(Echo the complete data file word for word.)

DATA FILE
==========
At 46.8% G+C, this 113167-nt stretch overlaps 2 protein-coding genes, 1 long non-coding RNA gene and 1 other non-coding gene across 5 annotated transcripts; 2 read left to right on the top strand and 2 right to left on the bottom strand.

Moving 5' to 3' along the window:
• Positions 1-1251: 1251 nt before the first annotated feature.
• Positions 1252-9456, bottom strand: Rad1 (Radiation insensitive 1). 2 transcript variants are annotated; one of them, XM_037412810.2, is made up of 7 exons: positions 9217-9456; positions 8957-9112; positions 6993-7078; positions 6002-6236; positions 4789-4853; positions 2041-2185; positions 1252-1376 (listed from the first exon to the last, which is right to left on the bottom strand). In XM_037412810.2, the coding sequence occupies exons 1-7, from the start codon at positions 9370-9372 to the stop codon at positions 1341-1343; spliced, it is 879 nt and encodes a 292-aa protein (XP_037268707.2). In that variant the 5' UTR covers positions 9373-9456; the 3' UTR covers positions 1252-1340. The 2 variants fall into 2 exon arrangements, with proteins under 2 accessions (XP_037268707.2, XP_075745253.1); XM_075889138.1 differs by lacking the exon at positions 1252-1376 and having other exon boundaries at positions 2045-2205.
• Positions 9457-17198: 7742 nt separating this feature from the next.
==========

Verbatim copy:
At 46.8% G+C, this 113167-nt stretch overlaps 2 protein-coding genes, 1 long non-coding RNA gene and 1 other non-coding gene across 5 annotated transcripts; 2 read left to right on the top strand and 2 right to left on the bottom strand.

Moving 5' to 3' along the window:
• Positions 1-1251: 1251 nt before the first annotated feature.
• Positions 1252-9456, bottom strand: Rad1 (Radiation insensitive 1). 2 transcript variants are annotated; one of them, XM_037412810.2, is made up of 7 exons: positions 9217-9456; positions 8957-9112; positions 6993-7078; positions 6002-6236; positions 4789-4853; positions 2041-2185; positions 1252-1376 (listed from the first exon to the last, which is right to left on the bottom strand). In XM_037412810.2, the coding sequence occupies exons 1-7, from the start codon at positions 9370-9372 to the stop codon at positions 1341-1343; spliced, it is 879 nt and encodes a 292-aa protein (XP_037268707.2). In that variant the 5' UTR covers positions 9373-9456; the 3' UTR covers positions 1252-1340. The 2 variants fall into 2 exon arrangements, with proteins under 2 accessions (XP_037268707.2, XP_075745253.1); XM_075889138.1 differs by lacking the exon at positions 1252-1376 and having other exon boundaries at positions 2045-2205.
• Positions 9457-17198: 7742 nt separating this feature from the next.